“It’s not, ‘Oh well, I’m gonna go after that company, and that’s it’. No, actually there’s a campaign of attacks. And if you can quickly share information, that’s imperative because it may tip off an organisation that actually they’ve been compromised, and you may potentially even be able to disrupt the attack earlier in the kill chain,” he added.

Mandatory reporting legislation is designed to protect the consumer and any party whose data is in the hands of a corporation and that may be at risk.

However, as Australia cracks down on cyber breaches and the penalties for businesses get worse, mandatory reporting does now pose a legal risk to businesses.

When asked if businesses will attempt to avoid mandatory reporting, Samani said it happens and that it will continue to happen, but that sooner or later, that information will come out.

“I mean, we’ve seen it before, right? Yeah, major companies that we know that we trust, but our data has been compromised, and you know, the boards and the CISOs have basically covered it up,” Samani said.

“Here’s what I would say: [it] will come out, right?

“Like you can quote me on that, it absolutely will come out. If you think you’re going to hide a major breach and millions of your records have been stolen and your customer data has been sold on the dark web or, you know, somebody has basically, you know, issued a ransomware alert across your environment, it will come out,”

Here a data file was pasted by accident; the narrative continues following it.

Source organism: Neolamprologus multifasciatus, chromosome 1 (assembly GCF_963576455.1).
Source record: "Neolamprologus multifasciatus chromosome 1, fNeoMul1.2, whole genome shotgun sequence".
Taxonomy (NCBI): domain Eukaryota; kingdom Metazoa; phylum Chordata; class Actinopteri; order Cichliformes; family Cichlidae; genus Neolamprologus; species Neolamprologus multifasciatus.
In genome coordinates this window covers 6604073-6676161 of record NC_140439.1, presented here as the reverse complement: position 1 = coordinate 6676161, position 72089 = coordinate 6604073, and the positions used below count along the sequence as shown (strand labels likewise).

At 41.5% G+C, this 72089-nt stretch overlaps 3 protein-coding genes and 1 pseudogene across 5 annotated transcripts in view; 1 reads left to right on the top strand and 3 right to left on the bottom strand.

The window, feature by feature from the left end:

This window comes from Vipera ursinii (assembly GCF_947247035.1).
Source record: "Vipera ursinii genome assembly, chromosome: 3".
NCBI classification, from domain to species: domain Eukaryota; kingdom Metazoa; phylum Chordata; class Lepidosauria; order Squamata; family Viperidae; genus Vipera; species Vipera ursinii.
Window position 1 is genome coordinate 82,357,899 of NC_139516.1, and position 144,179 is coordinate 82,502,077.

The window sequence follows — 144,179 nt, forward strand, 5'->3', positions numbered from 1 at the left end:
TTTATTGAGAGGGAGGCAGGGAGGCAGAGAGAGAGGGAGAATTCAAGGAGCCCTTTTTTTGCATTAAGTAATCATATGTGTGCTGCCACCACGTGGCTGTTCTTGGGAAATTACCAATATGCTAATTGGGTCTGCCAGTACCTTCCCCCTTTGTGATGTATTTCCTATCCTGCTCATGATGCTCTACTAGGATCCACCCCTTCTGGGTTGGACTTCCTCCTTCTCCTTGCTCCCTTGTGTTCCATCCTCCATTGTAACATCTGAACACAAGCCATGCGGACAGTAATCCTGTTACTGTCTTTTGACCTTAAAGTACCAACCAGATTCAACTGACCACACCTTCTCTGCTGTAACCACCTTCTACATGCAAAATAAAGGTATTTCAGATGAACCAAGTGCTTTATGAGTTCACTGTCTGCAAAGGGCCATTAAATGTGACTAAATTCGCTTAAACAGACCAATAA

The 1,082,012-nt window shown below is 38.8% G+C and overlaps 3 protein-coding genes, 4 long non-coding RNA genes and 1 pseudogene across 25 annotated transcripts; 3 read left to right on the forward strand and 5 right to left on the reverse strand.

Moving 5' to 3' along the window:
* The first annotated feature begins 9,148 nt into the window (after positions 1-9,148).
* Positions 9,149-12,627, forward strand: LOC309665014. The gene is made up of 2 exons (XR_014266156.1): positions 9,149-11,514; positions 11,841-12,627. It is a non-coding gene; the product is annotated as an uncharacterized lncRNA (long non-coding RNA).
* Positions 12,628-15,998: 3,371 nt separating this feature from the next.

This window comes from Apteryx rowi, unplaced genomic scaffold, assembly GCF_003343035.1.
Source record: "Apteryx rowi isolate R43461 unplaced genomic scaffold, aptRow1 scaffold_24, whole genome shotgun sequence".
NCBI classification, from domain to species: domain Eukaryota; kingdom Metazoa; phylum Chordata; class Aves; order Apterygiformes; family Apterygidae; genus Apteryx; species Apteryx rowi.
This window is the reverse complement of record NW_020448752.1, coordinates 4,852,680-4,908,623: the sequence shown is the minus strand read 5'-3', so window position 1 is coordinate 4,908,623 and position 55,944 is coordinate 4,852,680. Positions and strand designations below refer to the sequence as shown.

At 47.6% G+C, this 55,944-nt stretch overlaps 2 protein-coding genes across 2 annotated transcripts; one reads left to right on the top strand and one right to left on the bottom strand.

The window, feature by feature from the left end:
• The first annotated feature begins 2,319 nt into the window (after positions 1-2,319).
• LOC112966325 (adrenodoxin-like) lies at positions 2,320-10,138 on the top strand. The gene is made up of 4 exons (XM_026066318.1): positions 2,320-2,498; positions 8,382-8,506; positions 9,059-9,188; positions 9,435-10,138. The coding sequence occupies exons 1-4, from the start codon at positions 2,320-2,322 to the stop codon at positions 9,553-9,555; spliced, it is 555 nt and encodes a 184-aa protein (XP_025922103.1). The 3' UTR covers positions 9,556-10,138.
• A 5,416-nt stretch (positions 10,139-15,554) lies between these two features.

The importance of cyber safety and security has been brought to the forefront of Australian minds over the last six months, following the devastating cyber attacks on Optus and Medibank.

According to VPN provider Surfshark, Australia has earned the title of the most frequently hacked nation in the world, with 7,387 user accounts per 100,000 being hacked in Q4 2022. For context, Russia, which is currently at war, was second at 2,568 per 100,000.

Despite the assumption by many that Australia, in particular, is being targeted by hackers, Samani reiterated that hackers rarely specifically target nations or organisations, but in most cases, hacks are crimes of opportunity.